Excerpt from Are You Sure You Want to Quit?:

There he was. Standing there. Eyes glowing, shoulders hunched, wide-toothed grin, as if the blasted thing was mocking me. Everything I had done up to this point hit me like a freight train at that very moment. Was I ready for this? Hell no. But here I was, face-to-face, with Amasarok, the final boss of Scales of Time: The Land of the Scorched. Here we go…

My first instinct was toscan the environment in which the battle was to take place. A huge pit of lava hissed menacingly from the far end of the enormous cave (a fire dragon WOULD live here I guess), but otherwise silence filled the vast cave where Amasarok resided. I turned the camera to the left only to find jagged, black rocks jutting out from the ground. Could I possibly lead Amasarok into a pointy doom? Unlikely. Amasarok might have been a giant, fire-breathing dragon with killer instincts, but not dumb enough to die by rock.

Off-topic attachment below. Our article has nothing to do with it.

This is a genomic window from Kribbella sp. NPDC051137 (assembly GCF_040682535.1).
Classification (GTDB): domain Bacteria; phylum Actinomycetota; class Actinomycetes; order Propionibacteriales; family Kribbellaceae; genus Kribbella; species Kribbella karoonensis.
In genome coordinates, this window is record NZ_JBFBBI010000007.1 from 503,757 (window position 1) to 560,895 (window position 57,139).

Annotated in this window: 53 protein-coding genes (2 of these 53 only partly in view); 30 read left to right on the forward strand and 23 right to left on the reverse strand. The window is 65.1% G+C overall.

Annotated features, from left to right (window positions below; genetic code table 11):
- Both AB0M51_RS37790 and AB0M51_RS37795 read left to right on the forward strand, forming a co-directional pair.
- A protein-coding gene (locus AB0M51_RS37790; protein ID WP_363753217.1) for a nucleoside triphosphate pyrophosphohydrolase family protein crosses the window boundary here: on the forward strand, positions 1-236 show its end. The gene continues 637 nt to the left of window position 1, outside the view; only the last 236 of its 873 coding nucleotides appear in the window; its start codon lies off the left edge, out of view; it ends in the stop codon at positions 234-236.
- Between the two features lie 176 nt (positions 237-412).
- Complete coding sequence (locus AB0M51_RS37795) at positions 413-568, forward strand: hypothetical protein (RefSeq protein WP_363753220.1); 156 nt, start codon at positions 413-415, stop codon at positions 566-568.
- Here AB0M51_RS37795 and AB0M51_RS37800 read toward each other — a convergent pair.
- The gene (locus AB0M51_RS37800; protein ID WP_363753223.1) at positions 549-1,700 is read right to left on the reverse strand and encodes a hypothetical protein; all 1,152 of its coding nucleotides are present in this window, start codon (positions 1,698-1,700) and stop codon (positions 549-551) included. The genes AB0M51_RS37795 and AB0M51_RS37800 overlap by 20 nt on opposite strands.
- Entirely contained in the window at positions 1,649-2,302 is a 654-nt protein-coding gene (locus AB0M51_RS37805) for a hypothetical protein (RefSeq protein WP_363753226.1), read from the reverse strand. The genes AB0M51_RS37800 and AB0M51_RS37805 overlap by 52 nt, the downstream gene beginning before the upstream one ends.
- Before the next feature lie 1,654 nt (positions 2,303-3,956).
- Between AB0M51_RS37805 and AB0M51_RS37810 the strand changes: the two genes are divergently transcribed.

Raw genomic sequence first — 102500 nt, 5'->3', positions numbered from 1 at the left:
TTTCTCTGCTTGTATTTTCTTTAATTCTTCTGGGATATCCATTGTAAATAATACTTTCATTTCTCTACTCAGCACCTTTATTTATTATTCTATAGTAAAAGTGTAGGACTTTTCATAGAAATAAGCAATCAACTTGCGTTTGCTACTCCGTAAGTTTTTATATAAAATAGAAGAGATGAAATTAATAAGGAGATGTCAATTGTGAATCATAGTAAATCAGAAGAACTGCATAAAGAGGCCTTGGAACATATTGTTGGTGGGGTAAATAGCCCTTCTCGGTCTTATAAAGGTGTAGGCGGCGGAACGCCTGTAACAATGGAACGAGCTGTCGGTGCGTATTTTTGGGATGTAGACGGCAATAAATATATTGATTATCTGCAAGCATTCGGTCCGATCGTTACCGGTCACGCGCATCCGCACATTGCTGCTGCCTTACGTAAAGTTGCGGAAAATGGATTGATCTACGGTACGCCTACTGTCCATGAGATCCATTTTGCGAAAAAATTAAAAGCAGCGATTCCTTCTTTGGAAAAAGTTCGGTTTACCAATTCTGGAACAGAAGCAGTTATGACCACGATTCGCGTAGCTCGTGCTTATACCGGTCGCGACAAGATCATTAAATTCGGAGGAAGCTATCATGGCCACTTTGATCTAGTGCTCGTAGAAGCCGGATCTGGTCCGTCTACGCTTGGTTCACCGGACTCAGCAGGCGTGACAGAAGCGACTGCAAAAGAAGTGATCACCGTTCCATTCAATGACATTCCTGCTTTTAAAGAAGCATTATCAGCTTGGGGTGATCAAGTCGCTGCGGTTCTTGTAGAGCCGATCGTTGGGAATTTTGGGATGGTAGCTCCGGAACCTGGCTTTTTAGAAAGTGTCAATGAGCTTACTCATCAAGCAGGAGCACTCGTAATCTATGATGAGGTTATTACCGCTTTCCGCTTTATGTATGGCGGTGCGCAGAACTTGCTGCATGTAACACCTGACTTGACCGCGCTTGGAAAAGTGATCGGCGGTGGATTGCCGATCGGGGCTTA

Disappointed, I panned to the right side of the cave only to find the same rocks decorating the landscape. Since I had not overstepped that imaginary line that triggers enemy encounters, Amasarok remained near the back of the cave. At that point, I knew that I couldn’t rely on the cave to help me defeat Amasarok. After all, this was his domain.

I took a long, deep breath, wiped my sweaty hands on the sides of my legs, and pushed my bangs out of the way. The Trident watermelon flavor from the piece of gum in my mouth was non-existent at this point, but I kept chewing as if this gum was going to fuel me in battle. Slowly, I tilted the joystick forward and watched my burly level 70 dwarf mage traverse the obsidian cave. With a final check of my equipment and a weak “You can do this Maggie,” I pushed the joystick all the way and felt the roar of the dragon bleed through the speakers.